The Supreme Court's historic decision in Obergefell v. Hodges brought marriage equality to all 50 states — but it turns out it did nothing for the people of Navajo Nation and the hundreds of other Native American tribes recognized by the US.
In a video by the New York Times's Monica Almelda, Navajo Alray Nelson in February discussed the work of trying to legalize same-sex marriage in his tribe, which prohibits same-sex couples from marrying through a 2005 tribal law called the Diné Marriage Act.
As Fusion's Jorge Rivas found, the fight continues today. The Supreme Court's decision didn't change Navajo law, because the 566 tribes recognized by the US are sovereign entities that aren't covered by the Constitution. So Nelson and his partner, Brennen Yonnie, could marry in Arizona, Utah, and New Mexico — the states that border the Navajo Nation — but not on the reservation itself.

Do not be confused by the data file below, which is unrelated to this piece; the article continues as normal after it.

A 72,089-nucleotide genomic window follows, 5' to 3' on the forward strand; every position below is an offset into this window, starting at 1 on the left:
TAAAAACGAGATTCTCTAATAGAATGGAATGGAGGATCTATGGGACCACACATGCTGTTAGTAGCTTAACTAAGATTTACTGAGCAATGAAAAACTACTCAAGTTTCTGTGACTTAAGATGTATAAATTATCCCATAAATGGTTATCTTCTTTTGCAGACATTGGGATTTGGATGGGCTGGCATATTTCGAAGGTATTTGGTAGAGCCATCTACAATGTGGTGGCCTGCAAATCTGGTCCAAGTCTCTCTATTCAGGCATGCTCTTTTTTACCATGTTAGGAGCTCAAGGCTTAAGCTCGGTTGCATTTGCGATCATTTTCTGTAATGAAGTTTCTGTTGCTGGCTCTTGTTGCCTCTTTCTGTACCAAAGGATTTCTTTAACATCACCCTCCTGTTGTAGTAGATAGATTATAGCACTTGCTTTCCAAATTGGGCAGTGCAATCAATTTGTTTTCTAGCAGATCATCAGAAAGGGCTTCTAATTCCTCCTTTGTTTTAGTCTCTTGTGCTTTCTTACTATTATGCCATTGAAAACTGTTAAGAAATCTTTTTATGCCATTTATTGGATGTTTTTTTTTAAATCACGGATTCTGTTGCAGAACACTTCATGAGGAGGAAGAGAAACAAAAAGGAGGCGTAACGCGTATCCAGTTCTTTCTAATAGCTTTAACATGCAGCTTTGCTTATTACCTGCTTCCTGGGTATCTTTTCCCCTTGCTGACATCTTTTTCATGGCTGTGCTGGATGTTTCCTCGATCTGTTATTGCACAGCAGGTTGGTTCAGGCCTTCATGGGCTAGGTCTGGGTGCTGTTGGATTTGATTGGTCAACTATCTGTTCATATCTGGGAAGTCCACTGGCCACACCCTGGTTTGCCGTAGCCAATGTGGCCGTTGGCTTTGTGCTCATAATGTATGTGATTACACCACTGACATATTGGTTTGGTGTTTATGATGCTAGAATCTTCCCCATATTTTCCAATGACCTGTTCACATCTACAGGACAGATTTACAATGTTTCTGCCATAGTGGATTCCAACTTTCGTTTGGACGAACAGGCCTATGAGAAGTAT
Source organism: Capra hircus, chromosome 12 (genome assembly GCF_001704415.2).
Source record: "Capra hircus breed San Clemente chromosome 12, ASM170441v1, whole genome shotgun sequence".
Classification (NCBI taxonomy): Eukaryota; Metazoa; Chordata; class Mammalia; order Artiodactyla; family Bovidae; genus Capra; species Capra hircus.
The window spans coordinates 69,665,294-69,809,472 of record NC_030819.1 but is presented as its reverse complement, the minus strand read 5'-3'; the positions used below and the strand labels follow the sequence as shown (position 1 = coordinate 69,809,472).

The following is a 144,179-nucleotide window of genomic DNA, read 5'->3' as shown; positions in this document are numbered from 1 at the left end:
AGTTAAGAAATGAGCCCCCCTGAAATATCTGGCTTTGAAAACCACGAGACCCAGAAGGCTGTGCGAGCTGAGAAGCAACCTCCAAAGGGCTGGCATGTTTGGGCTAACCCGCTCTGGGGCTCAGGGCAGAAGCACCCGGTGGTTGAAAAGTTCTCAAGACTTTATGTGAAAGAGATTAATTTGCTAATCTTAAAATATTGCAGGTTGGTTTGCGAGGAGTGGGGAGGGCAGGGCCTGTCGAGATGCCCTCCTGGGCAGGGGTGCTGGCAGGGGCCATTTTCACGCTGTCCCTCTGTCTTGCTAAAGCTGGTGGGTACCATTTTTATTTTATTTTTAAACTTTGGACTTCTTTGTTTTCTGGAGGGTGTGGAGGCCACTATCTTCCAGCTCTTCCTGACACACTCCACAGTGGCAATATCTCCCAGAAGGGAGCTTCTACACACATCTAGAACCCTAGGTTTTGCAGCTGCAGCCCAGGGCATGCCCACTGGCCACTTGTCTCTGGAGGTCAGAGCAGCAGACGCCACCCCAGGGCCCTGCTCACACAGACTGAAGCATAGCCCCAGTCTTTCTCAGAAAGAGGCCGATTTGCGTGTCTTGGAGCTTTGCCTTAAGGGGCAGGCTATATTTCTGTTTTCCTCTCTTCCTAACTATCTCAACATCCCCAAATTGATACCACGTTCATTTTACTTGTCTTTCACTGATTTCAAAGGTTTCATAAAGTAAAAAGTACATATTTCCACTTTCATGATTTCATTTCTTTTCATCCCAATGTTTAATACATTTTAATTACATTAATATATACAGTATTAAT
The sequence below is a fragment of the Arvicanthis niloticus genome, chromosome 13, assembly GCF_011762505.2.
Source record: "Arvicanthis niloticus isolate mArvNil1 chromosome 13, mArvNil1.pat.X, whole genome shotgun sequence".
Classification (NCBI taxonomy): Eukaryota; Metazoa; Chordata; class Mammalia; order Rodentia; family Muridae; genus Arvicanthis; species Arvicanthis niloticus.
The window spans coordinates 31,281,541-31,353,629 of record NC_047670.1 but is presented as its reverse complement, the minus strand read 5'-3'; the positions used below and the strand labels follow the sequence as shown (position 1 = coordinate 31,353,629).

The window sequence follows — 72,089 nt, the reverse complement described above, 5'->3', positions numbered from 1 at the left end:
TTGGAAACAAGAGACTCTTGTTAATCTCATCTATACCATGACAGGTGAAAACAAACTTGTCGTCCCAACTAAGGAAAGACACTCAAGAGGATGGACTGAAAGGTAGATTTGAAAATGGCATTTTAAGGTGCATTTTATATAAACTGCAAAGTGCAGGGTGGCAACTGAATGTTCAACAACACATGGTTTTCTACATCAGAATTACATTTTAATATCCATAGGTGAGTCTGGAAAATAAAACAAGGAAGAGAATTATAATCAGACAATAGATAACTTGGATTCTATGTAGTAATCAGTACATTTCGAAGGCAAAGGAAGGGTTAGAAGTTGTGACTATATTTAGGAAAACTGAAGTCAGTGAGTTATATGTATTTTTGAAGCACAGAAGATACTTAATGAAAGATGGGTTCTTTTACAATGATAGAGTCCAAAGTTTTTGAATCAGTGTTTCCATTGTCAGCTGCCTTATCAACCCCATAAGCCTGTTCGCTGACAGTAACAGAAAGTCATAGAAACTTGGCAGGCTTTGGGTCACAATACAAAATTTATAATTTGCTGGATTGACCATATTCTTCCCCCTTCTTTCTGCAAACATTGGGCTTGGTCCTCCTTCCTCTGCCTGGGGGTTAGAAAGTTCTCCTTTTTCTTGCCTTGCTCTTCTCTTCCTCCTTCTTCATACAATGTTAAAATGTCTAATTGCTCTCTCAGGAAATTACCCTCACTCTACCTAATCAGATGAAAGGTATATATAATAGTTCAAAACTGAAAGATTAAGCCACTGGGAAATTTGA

The two largest Native American tribes still ban same-sex marriages
The Navajo Nation, the largest Native American tribe, is joined by the Cherokee Nation, the second largest, in prohibiting same-sex marriages. Each tribe has about 300,000 citizens, according to the Times's Julie Turkewitz.
At least 12 tribes allow same-sex couples to marry, according to advocacy group Freedom to Marry. The Coquille Tribe in Oregon became the first to do so in 2009, five years after Massachusetts became the first state to allow same-sex couples to wed.
But many smaller tribes look to the Cherokee and Navajo for guidance, so the two largest tribes' bans may be impacting people in other reservations, as well.
"Brennan and I made the agreement several years ago that him and I would not talk about or even plan getting married until this law here at home was repealed," Nelson previously told the Times. "The gay and lesbian community here at home is here to stay. I'm not going anywhere. Brennan's not going anywhere. Because this is our home, too."